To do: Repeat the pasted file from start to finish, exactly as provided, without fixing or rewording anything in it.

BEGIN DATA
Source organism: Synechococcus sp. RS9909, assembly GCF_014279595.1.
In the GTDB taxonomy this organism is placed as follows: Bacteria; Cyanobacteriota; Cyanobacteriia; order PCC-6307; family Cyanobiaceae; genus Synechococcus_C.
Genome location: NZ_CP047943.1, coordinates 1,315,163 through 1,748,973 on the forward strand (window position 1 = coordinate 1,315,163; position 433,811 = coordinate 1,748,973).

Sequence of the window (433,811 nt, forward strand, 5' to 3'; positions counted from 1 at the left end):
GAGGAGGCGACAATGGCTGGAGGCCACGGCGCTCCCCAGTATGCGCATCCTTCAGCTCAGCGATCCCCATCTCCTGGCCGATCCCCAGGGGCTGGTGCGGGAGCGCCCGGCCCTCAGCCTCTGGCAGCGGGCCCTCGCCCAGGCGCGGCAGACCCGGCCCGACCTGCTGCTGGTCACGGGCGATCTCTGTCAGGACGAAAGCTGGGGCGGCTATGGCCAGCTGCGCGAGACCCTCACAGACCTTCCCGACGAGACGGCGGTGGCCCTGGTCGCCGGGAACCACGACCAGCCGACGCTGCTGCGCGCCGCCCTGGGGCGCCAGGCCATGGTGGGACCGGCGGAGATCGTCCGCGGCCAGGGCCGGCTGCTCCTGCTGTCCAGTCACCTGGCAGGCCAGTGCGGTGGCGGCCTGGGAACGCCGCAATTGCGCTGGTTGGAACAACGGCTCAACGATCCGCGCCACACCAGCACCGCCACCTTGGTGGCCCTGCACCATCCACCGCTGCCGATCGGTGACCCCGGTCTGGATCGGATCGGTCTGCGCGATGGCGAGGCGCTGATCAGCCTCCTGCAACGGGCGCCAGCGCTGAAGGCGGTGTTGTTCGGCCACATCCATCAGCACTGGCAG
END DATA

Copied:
Source organism: Synechococcus sp. RS9909, assembly GCF_014279595.1.
In the GTDB taxonomy this organism is placed as follows: Bacteria; Cyanobacteriota; Cyanobacteriia; order PCC-6307; family Cyanobiaceae; genus Synechococcus_C.
Genome location: NZ_CP047943.1, coordinates 1,315,163 through 1,748,973 on the forward strand (window position 1 = coordinate 1,315,163; position 433,811 = coordinate 1,748,973).

Sequence of the window (433,811 nt, forward strand, 5' to 3'; positions counted from 1 at the left end):
GAGGAGGCGACAATGGCTGGAGGCCACGGCGCTCCCCAGTATGCGCATCCTTCAGCTCAGCGATCCCCATCTCCTGGCCGATCCCCAGGGGCTGGTGCGGGAGCGCCCGGCCCTCAGCCTCTGGCAGCGGGCCCTCGCCCAGGCGCGGCAGACCCGGCCCGACCTGCTGCTGGTCACGGGCGATCTCTGTCAGGACGAAAGCTGGGGCGGCTATGGCCAGCTGCGCGAGACCCTCACAGACCTTCCCGACGAGACGGCGGTGGCCCTGGTCGCCGGGAACCACGACCAGCCGACGCTGCTGCGCGCCGCCCTGGGGCGCCAGGCCATGGTGGGACCGGCGGAGATCGTCCGCGGCCAGGGCCGGCTGCTCCTGCTGTCCAGTCACCTGGCAGGCCAGTGCGGTGGCGGCCTGGGAACGCCGCAATTGCGCTGGTTGGAACAACGGCTCAACGATCCGCGCCACACCAGCACCGCCACCTTGGTGGCCCTGCACCATCCACCGCTGCCGATCGGTGACCCCGGTCTGGATCGGATCGGTCTGCGCGATGGCGAGGCGCTGATCAGCCTCCTGCAACGGGCGCCAGCGCTGAAGGCGGTGTTGTTCGGCCACATCCATCAGCACTGGCAG